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Good news at last for shoppers

Food is getting cheaper - but you probably haven't noticed. Data released on Wednesday show prices of vegetables, oils, fats, bread, cereals, fruit and fuel have fallen since the start of the year.

©Dmitriy Shironosov via 123RF
StatsSA compared the consumer price index scores for January and August and found that the price of vegetables had dropped by 3.6%, of oils and fats by 3.9%, of bread and cereals by 4% and of fruit by 8.4%. The CPI is calculated on the prices of a basket of goods and services.

Stellenbosch University dietician Irene Labuschagne suspects most people are unaware of these decreases. "It is not as if they are going to start buying more [vegetables], they buy the products they are used to buying." Lettuce, tomatoes, pumpkin and potatoes, in particular, contributed to the price decreases.

Economist Dawie Roodt is not surprised by the drop in prices after last year's drought had caused them to spike. "Maize is a lot cheaper this year, which has a knock-on effect on other things, such as chicken and beef."

Economist Mike Schussler said South Africa had had "a bit of good luck" with the drop in fuel and food prices. "Our stock market is up and our house prices did not implode as they did in the US. There are a few things that have improved."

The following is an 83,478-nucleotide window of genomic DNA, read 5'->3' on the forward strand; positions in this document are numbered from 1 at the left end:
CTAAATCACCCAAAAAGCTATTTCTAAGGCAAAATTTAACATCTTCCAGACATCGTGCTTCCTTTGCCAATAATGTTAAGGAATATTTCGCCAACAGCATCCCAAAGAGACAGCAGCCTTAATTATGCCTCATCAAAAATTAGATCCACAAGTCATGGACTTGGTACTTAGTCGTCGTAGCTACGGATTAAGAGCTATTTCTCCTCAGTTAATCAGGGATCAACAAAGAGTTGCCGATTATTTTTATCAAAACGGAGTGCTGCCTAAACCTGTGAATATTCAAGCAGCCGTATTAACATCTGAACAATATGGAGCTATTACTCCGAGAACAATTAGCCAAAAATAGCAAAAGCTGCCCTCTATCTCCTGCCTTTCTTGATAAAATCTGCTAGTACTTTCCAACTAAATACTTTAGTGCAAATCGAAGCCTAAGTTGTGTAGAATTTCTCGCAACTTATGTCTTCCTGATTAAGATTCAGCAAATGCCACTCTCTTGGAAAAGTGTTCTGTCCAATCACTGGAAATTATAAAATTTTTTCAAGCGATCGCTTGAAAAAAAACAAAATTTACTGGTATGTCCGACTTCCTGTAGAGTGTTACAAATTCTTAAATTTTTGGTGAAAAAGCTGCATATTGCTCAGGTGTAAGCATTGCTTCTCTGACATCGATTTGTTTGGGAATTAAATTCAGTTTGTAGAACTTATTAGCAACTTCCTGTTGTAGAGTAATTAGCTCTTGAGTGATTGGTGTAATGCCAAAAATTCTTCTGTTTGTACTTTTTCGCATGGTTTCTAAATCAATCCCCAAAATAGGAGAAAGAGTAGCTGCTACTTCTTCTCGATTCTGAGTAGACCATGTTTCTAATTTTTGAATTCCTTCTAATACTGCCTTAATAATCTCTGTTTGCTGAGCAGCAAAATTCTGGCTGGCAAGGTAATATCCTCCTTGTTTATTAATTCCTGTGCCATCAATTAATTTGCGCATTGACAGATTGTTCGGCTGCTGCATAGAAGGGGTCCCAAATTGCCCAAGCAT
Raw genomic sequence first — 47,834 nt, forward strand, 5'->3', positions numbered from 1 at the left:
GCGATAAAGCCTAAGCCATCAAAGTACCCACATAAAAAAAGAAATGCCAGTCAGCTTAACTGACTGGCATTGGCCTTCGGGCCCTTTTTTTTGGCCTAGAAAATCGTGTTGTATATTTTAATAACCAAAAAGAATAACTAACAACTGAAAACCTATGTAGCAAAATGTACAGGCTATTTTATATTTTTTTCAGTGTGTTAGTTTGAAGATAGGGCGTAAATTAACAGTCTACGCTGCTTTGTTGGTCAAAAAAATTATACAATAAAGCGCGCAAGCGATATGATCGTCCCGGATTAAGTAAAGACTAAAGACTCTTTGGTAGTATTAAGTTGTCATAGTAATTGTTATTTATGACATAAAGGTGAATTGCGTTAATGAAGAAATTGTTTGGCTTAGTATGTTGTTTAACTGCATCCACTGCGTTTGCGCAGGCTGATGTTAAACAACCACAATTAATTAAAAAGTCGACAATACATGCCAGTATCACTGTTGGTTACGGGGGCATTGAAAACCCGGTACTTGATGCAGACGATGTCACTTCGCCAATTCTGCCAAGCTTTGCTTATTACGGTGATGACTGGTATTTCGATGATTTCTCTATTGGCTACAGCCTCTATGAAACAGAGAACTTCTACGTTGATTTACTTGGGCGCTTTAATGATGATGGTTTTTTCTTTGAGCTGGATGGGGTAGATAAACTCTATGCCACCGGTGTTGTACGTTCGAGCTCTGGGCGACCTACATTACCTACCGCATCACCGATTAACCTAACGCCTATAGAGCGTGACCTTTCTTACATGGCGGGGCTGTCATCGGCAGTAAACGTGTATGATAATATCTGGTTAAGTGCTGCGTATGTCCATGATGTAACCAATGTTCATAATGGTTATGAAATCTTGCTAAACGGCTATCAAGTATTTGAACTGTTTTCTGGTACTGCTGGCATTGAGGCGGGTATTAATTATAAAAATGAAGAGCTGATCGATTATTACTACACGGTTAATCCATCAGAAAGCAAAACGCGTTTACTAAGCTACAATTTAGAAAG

According to StatsSA the fuel price has decreased by 1.6% since the start of the year.

The Discovery Vitality ObeCity Index released on Wednesday estimated that the cost to the economy of obesity is about R701-billion a year.

The compilers of the index tallied the food purchases of about 500,000 Vitality members over the age of 18 in Johannesburg, Pretoria, Cape Town, Durban, Bloemfontein and Port Elizabeth. According to Vitality, scheme members who purchased "healthy food" had a 10% lower body-mass index than those who did not.

StatsSA said the price decreases were due to crops recovering from the recent severe drought.

Recent StatsSA figures showed South Africans spend more money on beer than on vegetables. Beer accounted for 2.1% of household spending whereas only 1.5% was spent on vegetables.

Source: The Times


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